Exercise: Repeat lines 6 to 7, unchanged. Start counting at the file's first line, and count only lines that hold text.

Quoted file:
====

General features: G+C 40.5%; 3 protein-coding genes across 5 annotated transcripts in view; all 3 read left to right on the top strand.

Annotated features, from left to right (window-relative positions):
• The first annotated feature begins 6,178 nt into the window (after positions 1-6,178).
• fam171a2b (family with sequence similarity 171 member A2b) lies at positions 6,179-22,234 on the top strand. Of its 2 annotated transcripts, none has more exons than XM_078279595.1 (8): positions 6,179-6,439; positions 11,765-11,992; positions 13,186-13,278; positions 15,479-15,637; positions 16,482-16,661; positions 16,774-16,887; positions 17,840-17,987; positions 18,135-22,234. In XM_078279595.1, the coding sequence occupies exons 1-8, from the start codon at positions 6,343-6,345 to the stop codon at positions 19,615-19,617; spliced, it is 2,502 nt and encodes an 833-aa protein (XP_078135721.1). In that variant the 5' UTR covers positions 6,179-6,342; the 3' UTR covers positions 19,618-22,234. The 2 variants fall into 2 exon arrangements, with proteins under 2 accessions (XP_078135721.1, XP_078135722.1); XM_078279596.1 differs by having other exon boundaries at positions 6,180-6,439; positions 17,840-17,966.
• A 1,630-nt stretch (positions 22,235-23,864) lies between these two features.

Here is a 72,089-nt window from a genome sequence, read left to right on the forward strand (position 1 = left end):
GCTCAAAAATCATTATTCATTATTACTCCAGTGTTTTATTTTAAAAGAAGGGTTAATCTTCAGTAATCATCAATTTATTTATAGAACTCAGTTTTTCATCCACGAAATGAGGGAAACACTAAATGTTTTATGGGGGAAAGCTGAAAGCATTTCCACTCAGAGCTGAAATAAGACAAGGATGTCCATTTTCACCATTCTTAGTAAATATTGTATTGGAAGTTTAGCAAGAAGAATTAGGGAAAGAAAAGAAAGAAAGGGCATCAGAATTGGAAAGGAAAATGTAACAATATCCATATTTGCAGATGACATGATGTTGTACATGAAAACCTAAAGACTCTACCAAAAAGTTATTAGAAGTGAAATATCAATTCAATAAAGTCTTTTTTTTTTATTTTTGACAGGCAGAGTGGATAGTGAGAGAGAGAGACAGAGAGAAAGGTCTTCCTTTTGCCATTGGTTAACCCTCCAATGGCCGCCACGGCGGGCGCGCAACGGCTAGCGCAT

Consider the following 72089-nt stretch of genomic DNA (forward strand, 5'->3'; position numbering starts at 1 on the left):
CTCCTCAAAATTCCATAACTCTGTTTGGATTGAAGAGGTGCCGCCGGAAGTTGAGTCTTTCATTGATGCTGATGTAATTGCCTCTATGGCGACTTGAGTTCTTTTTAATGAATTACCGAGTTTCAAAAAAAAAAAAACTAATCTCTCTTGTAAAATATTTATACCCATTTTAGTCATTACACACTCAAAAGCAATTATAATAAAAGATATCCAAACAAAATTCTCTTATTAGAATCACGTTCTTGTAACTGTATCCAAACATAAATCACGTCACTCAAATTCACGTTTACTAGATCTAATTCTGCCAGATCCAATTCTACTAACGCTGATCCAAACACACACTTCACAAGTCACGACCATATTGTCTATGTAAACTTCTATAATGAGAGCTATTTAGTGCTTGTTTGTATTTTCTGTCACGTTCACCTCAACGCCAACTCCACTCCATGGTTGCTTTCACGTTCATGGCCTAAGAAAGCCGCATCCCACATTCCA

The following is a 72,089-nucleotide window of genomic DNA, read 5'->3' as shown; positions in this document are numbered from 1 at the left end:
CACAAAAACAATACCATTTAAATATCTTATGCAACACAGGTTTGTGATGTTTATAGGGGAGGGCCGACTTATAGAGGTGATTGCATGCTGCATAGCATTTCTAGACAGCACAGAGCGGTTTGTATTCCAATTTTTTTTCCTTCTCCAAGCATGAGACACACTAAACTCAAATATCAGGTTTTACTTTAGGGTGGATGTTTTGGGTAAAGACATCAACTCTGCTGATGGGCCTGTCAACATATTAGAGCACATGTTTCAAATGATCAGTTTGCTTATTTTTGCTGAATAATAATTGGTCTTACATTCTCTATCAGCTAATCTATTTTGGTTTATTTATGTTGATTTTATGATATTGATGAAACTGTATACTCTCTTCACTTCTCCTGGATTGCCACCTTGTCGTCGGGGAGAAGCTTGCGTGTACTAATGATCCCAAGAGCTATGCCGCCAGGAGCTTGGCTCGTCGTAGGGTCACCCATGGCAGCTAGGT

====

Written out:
Here is a 72,089-nt window from a genome sequence, read left to right on the forward strand (position 1 = left end):
GCTCAAAAATCATTATTCATTATTACTCCAGTGTTTTATTTTAAAAGAAGGGTTAATCTTCAGTAATCATCAATTTATTTATAGAACTCAGTTTTTCATCCACGAAATGAGGGAAACACTAAATGTTTTATGGGGGAAAGCTGAAAGCATTTCCACTCAGAGCTGAAATAAGACAAGGATGTCCATTTTCACCATTCTTAGTAAATATTGTATTGGAAGTTTAGCAAGAAGAATTAGGGAAAGAAAAGAAAGAAAGGGCATCAGAATTGGAAAGGAAAATGTAACAATATCCATATTTGCAGATGACATGATGTTGTACATGAAAACCTAAAGACTCTACCAAAAAGTTATTAGAAGTGAAATATCAATTCAATAAAGTCTTTTTTTTTTATTTTTGACAGGCAGAGTGGATAGTGAGAGAGAGAGACAGAGAGAAAGGTCTTCCTTTTGCCATTGGTTAACCCTCCAATGGCCGCCACGGCGGGCGCGCAACGGCTAGCGCAT